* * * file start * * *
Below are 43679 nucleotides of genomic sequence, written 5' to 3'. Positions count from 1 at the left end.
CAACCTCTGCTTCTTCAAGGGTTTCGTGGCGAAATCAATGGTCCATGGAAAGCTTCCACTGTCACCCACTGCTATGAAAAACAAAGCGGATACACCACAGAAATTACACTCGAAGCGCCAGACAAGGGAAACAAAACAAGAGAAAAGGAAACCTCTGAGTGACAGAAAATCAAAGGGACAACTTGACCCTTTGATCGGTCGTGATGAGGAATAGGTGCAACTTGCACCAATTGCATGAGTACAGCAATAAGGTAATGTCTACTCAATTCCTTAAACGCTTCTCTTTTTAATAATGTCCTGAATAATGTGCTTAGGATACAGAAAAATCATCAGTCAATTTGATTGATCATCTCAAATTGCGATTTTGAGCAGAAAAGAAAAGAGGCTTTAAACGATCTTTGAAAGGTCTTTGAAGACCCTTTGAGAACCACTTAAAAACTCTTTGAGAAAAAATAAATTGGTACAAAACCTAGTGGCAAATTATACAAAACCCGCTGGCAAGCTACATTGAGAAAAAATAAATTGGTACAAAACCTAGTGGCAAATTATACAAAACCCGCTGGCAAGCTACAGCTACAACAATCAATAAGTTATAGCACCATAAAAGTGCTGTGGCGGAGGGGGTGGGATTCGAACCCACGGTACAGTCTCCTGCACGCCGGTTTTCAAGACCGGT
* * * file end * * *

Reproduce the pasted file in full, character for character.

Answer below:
Below are 43679 nucleotides of genomic sequence, written 5' to 3'. Positions count from 1 at the left end.
CAACCTCTGCTTCTTCAAGGGTTTCGTGGCGAAATCAATGGTCCATGGAAAGCTTCCACTGTCACCCACTGCTATGAAAAACAAAGCGGATACACCACAGAAATTACACTCGAAGCGCCAGACAAGGGAAACAAAACAAGAGAAAAGGAAACCTCTGAGTGACAGAAAATCAAAGGGACAACTTGACCCTTTGATCGGTCGTGATGAGGAATAGGTGCAACTTGCACCAATTGCATGAGTACAGCAATAAGGTAATGTCTACTCAATTCCTTAAACGCTTCTCTTTTTAATAATGTCCTGAATAATGTGCTTAGGATACAGAAAAATCATCAGTCAATTTGATTGATCATCTCAAATTGCGATTTTGAGCAGAAAAGAAAAGAGGCTTTAAACGATCTTTGAAAGGTCTTTGAAGACCCTTTGAGAACCACTTAAAAACTCTTTGAGAAAAAATAAATTGGTACAAAACCTAGTGGCAAATTATACAAAACCCGCTGGCAAGCTACATTGAGAAAAAATAAATTGGTACAAAACCTAGTGGCAAATTATACAAAACCCGCTGGCAAGCTACAGCTACAACAATCAATAAGTTATAGCACCATAAAAGTGCTGTGGCGGAGGGGGTGGGATTCGAACCCACGGTACAGTCTCCTGCACGCCGGTTTTCAAGACCGGT